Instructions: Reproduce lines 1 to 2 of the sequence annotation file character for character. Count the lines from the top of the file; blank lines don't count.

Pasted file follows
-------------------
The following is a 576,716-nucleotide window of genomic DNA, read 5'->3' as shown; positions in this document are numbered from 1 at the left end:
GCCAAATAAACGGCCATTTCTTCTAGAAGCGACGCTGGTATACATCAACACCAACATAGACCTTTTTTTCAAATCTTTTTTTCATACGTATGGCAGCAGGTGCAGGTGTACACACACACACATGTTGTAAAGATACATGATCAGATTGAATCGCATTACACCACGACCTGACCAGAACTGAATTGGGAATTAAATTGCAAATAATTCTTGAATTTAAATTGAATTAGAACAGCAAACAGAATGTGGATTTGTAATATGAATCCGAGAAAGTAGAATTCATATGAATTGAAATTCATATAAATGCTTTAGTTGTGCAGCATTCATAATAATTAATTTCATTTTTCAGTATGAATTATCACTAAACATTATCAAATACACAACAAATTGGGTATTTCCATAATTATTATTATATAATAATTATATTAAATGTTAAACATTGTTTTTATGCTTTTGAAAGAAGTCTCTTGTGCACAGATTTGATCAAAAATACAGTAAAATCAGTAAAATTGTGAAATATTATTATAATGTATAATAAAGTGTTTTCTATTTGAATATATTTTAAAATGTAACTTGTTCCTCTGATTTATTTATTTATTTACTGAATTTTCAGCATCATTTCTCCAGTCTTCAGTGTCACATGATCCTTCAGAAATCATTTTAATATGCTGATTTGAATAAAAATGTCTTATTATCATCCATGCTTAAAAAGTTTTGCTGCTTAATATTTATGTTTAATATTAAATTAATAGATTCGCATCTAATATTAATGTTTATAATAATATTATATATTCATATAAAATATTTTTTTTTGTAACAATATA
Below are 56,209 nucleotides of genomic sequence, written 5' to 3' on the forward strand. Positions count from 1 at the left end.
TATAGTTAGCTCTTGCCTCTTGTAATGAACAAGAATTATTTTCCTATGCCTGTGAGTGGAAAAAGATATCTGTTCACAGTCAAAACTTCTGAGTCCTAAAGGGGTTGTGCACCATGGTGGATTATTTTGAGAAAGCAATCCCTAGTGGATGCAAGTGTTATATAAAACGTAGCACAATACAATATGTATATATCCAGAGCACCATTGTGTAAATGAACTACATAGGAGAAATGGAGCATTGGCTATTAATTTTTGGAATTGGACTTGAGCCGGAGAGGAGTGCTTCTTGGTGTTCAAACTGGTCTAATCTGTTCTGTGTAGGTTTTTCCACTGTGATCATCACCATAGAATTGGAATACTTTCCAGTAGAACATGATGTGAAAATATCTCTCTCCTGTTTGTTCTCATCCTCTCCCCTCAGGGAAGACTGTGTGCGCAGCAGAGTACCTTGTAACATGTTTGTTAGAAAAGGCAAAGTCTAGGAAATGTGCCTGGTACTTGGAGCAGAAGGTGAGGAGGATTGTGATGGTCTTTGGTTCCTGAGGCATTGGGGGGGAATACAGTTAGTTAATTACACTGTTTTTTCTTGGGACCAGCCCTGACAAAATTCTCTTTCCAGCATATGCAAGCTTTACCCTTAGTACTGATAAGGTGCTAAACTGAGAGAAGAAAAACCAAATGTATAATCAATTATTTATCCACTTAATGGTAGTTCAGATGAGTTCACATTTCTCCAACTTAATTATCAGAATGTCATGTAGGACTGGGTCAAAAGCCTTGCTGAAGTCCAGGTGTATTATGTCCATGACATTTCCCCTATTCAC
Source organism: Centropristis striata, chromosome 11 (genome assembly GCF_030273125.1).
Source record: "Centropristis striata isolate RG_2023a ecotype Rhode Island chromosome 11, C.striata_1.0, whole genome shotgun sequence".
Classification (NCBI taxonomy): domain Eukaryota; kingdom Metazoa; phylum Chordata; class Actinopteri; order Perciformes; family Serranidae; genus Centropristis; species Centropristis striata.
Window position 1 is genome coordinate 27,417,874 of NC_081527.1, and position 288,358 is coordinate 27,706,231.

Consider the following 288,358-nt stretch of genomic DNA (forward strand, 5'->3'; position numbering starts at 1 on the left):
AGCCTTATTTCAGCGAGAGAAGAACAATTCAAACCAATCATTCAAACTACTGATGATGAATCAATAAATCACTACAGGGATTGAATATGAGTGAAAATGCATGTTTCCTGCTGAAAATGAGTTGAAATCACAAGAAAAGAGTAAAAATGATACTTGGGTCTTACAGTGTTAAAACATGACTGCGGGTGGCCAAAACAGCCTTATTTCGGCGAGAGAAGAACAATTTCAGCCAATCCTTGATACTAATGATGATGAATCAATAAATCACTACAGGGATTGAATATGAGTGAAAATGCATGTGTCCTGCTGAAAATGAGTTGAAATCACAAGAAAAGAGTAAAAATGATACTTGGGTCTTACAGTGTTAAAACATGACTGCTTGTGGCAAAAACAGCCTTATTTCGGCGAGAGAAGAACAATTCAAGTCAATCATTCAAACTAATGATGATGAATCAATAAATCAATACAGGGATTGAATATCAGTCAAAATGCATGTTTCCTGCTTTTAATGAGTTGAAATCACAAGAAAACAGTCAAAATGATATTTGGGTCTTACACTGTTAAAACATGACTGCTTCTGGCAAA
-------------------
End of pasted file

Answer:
The following is a 576,716-nucleotide window of genomic DNA, read 5'->3' as shown; positions in this document are numbered from 1 at the left end:
GCCAAATAAACGGCCATTTCTTCTAGAAGCGACGCTGGTATACATCAACACCAACATAGACCTTTTTTTCAAATCTTTTTTTCATACGTATGGCAGCAGGTGCAGGTGTACACACACACACATGTTGTAAAGATACATGATCAGATTGAATCGCATTACACCACGACCTGACCAGAACTGAATTGGGAATTAAATTGCAAATAATTCTTGAATTTAAATTGAATTAGAACAGCAAACAGAATGTGGATTTGTAATATGAATCCGAGAAAGTAGAATTCATATGAATTGAAATTCATATAAATGCTTTAGTTGTGCAGCATTCATAATAATTAATTTCATTTTTCAGTATGAATTATCACTAAACATTATCAAATACACAACAAATTGGGTATTTCCATAATTATTATTATATAATAATTATATTAAATGTTAAACATTGTTTTTATGCTTTTGAAAGAAGTCTCTTGTGCACAGATTTGATCAAAAATACAGTAAAATCAGTAAAATTGTGAAATATTATTATAATGTATAATAAAGTGTTTTCTATTTGAATATATTTTAAAATGTAACTTGTTCCTCTGATTTATTTATTTATTTACTGAATTTTCAGCATCATTTCTCCAGTCTTCAGTGTCACATGATCCTTCAGAAATCATTTTAATATGCTGATTTGAATAAAAATGTCTTATTATCATCCATGCTTAAAAAGTTTTGCTGCTTAATATTTATGTTTAATATTAAATTAATAGATTCGCATCTAATATTAATGTTTATAATAATATTATATATTCATATAAAATATTTTTTTTTGTAACAATATA